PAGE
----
The wait for published data on the final phase 3 clinical trials of Covaxin is getting longer despite a growing clamour to release it, amid new information that compared to Covishield, it may be triggering lower antibody response to Covid-19.
Bharat Biotech, which has developed Covaxin, with support from ICMR, said the final analysis of its efficacy trials between November – January, will be made public only in July, after it is submitted to the drug regulator and peer reviewed journals with a timeline of about three months for publication.
While announcing the second interim analysis of it’s phase 3 trial on April 20, the company had said that safety and efficacy results from the final analysis will be available in June, and the final report will be submitted to a peer- reviewed publication.
In the April statement, the company has claimed the vaccine has shown a 78% efficacy against preventing infection while efficacy against severe Covid-19 disease was 100%, with an impact on reduction in hospitalisations after accrusing 127 symptomatic cases. This efficacy was lower by 3% from the one claimed in another statement to the press, issued in early March, based on 87 symptomatic cases.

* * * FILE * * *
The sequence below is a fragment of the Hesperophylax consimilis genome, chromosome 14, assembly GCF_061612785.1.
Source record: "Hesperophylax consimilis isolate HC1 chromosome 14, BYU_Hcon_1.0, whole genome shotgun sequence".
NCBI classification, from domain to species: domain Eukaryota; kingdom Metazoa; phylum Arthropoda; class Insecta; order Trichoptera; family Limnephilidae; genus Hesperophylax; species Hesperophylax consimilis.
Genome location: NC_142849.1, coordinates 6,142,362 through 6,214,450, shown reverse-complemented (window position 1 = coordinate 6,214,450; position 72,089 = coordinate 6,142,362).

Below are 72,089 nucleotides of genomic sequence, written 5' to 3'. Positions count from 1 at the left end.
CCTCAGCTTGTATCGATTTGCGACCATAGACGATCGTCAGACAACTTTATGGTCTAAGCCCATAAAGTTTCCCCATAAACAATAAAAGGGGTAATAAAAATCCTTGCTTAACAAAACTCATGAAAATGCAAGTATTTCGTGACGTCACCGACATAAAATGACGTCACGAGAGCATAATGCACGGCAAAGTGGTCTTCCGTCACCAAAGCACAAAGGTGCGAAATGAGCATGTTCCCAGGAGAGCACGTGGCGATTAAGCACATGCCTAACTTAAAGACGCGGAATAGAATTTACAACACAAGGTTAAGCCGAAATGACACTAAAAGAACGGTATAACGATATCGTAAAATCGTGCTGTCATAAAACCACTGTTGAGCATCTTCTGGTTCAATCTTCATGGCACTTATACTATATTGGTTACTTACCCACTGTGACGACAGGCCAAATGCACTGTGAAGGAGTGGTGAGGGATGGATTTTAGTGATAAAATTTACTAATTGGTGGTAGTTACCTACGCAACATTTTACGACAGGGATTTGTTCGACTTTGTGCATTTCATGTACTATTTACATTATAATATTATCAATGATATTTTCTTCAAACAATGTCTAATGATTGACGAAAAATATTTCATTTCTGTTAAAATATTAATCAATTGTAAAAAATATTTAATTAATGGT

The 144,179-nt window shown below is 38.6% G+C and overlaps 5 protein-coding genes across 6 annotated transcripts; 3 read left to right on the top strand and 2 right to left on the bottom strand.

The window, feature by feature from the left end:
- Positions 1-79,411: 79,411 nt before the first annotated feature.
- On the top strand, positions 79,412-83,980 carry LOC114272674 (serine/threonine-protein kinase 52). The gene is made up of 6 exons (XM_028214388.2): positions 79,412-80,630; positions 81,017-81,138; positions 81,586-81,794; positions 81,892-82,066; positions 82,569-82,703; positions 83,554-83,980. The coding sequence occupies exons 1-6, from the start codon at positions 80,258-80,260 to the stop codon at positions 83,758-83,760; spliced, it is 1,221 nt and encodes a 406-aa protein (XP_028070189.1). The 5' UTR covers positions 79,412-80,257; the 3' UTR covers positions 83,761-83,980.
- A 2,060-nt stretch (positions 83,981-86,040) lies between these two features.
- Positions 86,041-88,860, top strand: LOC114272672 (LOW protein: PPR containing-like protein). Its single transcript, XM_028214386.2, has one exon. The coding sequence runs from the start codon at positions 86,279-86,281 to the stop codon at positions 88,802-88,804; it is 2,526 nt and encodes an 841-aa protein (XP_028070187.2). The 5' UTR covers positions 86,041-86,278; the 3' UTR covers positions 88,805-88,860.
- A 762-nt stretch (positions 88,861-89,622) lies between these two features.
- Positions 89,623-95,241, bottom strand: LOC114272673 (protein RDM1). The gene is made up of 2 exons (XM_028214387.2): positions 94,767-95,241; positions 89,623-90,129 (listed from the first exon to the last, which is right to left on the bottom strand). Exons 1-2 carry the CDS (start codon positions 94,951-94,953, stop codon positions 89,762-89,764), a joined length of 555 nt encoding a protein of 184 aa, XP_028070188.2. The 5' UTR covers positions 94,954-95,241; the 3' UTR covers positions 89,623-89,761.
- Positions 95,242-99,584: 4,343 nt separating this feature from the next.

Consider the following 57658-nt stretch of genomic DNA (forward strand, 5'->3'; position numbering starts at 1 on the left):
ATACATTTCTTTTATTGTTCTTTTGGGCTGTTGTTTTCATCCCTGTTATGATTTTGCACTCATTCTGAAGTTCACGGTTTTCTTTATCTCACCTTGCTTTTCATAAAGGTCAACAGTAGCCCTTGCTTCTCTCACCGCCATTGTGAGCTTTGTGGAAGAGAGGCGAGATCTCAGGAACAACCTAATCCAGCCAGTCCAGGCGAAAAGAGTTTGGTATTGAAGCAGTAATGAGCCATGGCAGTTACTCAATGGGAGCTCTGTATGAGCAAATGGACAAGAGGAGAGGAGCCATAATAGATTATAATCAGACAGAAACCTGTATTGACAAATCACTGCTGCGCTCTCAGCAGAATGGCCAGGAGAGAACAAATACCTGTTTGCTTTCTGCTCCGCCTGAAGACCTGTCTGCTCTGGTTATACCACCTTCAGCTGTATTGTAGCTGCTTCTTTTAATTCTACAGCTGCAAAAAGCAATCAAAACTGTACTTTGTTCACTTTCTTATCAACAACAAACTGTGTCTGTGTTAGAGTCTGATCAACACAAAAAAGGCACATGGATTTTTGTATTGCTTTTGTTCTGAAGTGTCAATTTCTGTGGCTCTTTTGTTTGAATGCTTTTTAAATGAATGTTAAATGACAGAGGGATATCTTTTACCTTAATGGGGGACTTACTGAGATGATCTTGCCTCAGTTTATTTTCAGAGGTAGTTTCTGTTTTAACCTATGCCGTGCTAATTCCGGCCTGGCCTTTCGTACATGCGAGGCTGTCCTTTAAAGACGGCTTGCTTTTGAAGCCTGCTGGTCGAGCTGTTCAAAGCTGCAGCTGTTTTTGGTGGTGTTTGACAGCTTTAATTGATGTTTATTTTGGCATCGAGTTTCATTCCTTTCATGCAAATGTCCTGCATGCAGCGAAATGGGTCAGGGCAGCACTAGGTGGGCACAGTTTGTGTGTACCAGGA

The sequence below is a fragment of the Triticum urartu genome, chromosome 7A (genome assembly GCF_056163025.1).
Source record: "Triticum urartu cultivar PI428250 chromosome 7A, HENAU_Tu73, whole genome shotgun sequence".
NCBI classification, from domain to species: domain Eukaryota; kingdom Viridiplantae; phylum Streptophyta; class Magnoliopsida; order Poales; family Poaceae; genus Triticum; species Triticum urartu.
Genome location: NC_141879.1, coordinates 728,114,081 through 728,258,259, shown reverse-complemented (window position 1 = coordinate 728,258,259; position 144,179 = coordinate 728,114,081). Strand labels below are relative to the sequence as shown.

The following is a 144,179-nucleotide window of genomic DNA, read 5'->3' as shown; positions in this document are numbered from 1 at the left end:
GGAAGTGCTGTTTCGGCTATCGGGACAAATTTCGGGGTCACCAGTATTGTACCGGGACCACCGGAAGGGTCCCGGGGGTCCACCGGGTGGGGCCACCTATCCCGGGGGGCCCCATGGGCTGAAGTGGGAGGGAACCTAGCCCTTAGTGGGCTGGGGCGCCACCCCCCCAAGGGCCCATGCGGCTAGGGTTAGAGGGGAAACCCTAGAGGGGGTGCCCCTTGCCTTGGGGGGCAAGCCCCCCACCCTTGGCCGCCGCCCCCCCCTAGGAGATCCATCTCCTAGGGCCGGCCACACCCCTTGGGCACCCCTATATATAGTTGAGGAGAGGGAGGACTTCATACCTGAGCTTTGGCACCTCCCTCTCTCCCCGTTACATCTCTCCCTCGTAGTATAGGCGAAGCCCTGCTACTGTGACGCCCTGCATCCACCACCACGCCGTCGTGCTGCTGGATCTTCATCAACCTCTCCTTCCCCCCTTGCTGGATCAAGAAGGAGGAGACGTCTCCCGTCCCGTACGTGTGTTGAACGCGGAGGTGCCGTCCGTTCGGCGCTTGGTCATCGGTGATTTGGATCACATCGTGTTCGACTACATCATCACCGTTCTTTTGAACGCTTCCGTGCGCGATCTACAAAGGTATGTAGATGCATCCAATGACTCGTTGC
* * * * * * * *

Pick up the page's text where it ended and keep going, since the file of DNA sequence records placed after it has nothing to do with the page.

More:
But a delay in sharing the final data is bothering many, since phase 3 trial data of all other approved Covid vaccines, including the Russian Sputnik were published within 4-6 weeks of interim analysis.
Also, Covaxin had been approved by the Central Drugs Standard Control Organization for public use in clinical trial mode while still under efficacy trials on 25800 people. It is unusual to have such a delay, particularly when the second analysis was so close to the sample size of 130 symptomatic cases, said a top virologist who did not wish to be namedm Health systems and vaccine policy expert Chandrakant Lahariya said while publication in a journal may take time, the company should at least release the findings on a pre-print server.
A recent comparative evaluation of responses to spike protein after the fisrt and second doses of Covaxin and Covishield showed the former may have lower immunogenicity.